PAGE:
“I went to a bookstore and asked the saleswoman, 'Where's the self-help section?' She said if she told me, it would defeat the purpose.” ― George Carlin

Imagine, for a moment, you stumble across a magic lamp; the one with the genie inside who grants you three wishes. With your one remaining wish, having already wished for world peace and an end to poverty, you ask the genie to grant you the ability to combine the right ideas with good choices. Imagine a bit further, how this wish can affect your business. Extraordinary performance isn’t the result of one or the other. It’s the combination. Business is a product of its decisions.

Extraordinary middle-market businesses have an uncanny ability to produce financial performance and seize opportunities dramatically better than everybody else. These businesses are rare but not mythical. Size alone is no indicator of an extraordinary business. Maturity is the secret-sauce that makes a business stand-apart. These businesses manage routine efficiently and effectively, make good decisions, and cope with uncertainty – collectively the essence of business maturity. The most distinctive characteristic of a middle-market business is the challenge of advancing maturity. Advancing business maturity requires mastering the basics. Let’s start with the most basic – The Fundamental Purpose of Business.

History is littered with attempts to define the purpose of business. In 1776, Adam Smith stated the purpose of business as the mechanism to generate profit and increase shareholder wealth (known today as the “shareholder view”). Smith’s definition of business purpose identifies profitability as the defining characteristic. This definition however is problematic. Relying on profitability alone ignores the ease of manipulation and ambiguity of profit as an appropriate measure. Profitability is simply a measure of the surplus (or the deficit) remaining after costs are deducted from revenues. Trusting profitability alone obscures the role of investments made for the future and alternative capital structures. Should the appropriate measure of profitability include or exclude re-investments or costs associated with capital structure, of which there are alternatives, any of which can affect profitability? Rejecting, as an oversimplification, profitability alone, others have restated the definition of business as maximizing shareholder value or wealth. Relying on the premise that the principle purpose of business is to maximize value (over time) overcomes the distortions profitability alone experiences. Nevertheless, the reliance on maximizing value neglects the underlying mechanism that businesses use to create value – creating customer satisfaction.

Peter Drucker said, “There is only one valid definition of business purpose: to create a customer.” Drucker’s definition is useful. However, it suffers from two shortcomings. First, businesses create customer satisfaction not customers. Second, this definition is silent on a business’s dependency on capital. I suggest a better description of business purpose is: Use revenues and capital to produce customer satisfaction and capital provider rewards.

Extraordinary businesses use revenues and capital to produce customer satisfaction and capital provider rewards. Failing to satisfy this fundamental business purpose is unsustainable. There are examples of businesses that operate in violation of this principle but not for very long.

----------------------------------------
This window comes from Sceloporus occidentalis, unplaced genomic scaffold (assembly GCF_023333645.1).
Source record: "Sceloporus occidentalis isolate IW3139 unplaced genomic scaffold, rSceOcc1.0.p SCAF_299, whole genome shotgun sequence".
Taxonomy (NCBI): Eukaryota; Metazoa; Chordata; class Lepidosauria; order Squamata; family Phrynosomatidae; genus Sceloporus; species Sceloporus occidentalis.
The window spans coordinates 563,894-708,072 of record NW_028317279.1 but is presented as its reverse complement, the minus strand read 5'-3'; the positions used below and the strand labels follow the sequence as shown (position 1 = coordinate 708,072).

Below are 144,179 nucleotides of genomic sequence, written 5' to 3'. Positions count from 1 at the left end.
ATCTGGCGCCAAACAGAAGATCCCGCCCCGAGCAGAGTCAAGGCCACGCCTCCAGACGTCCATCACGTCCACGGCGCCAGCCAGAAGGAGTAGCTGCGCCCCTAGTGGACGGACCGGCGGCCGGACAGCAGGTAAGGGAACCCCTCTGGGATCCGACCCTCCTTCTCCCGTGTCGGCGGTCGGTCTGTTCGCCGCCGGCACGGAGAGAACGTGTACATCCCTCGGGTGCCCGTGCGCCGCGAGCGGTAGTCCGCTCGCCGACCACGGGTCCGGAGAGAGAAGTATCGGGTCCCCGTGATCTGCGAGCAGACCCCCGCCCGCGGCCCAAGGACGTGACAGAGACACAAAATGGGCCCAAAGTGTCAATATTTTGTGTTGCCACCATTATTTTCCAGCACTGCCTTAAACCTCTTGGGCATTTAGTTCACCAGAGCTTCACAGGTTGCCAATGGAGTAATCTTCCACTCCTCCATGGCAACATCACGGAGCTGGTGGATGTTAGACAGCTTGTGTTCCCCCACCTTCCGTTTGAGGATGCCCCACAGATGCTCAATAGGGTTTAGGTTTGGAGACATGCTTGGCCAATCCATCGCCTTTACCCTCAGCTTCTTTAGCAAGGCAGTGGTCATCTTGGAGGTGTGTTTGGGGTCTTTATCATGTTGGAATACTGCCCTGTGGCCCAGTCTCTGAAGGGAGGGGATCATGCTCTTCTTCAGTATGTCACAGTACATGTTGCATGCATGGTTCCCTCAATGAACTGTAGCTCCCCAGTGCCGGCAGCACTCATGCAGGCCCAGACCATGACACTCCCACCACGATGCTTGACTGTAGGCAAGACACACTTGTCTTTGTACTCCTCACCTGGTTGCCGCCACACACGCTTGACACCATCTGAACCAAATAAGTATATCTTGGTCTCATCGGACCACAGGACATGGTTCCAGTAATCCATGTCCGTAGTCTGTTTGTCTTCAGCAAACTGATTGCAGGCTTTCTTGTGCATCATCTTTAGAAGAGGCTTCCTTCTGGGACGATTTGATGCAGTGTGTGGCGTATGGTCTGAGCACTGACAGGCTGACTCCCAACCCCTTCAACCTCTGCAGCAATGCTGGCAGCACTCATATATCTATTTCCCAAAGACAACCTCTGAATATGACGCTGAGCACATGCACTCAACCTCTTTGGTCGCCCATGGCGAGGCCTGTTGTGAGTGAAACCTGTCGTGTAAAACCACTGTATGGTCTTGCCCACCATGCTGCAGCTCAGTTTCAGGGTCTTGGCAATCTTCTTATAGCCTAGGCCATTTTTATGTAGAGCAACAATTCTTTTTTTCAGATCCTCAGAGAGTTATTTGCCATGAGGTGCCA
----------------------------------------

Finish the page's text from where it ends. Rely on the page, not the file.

There is a temptation to include the interests of other stakeholders (employees, suppliers, communities, or others) in the definition of business purpose. The interest of other stakeholders is noticeably excluded from my description. Other stakeholders are not unimportant however business sustainability can be achieved absent their special consideration. Nevertheless, there are compelling reasons that the interest of other stakeholders should be explicitly identified. Doing so should be addressed as part of the business’s intentions that I’ll discuss separately.  

Every business is different. Businesses differ in scale and performance. They differ in what they do and how they do it. Despite countless differences there is an underlying principle that each and every business must conform: The Fundamental Business Purpose (Business Purpose). Failing to satisfy this fundamental purpose “will” (not “may”) result in business failure. This design applies to every business regardless of whether it is a sole practitioner or a multi-national enterprise; whether a technology company or a local pizza parlor; whether for profit or not for profit. 

The Fundamental Business Purpose requires a business to use revenues and capital to produce customer satisfaction and reward capital providers. This idea is easily dismissed as obvious and trivial.  Yielding to this temptation is an engraved invitation to disaster.  

The everyday analogy – the internal combustion engine – illustrates the Fundamental Business Purpose. Every internal combustion engine converts fuel and oxygen into power and exhaust. No matter the size. No matter the application. All internal combustion engines do the same thing. A lawn mower engine does exactly the same thing as the engine found on a Formula One racecar. The difference is the application of the engine and the infrastructure required to satisfy the application. No one would confuse a lawn mower engine with a Formula One racecar. Nevertheless, both engines do the same thing; just very differently.

The business purpose is the criteria any business decision must pass through to ensure the choice is framed to perpetuate success. The business purpose is an idea and a decision gateway. The fundamental business purpose is a lens to focus your attention on two essential outcomes that drive business success. Ultimately, everything a business does should in some form or another contribute to satisfying a customer and rewarding capital providers.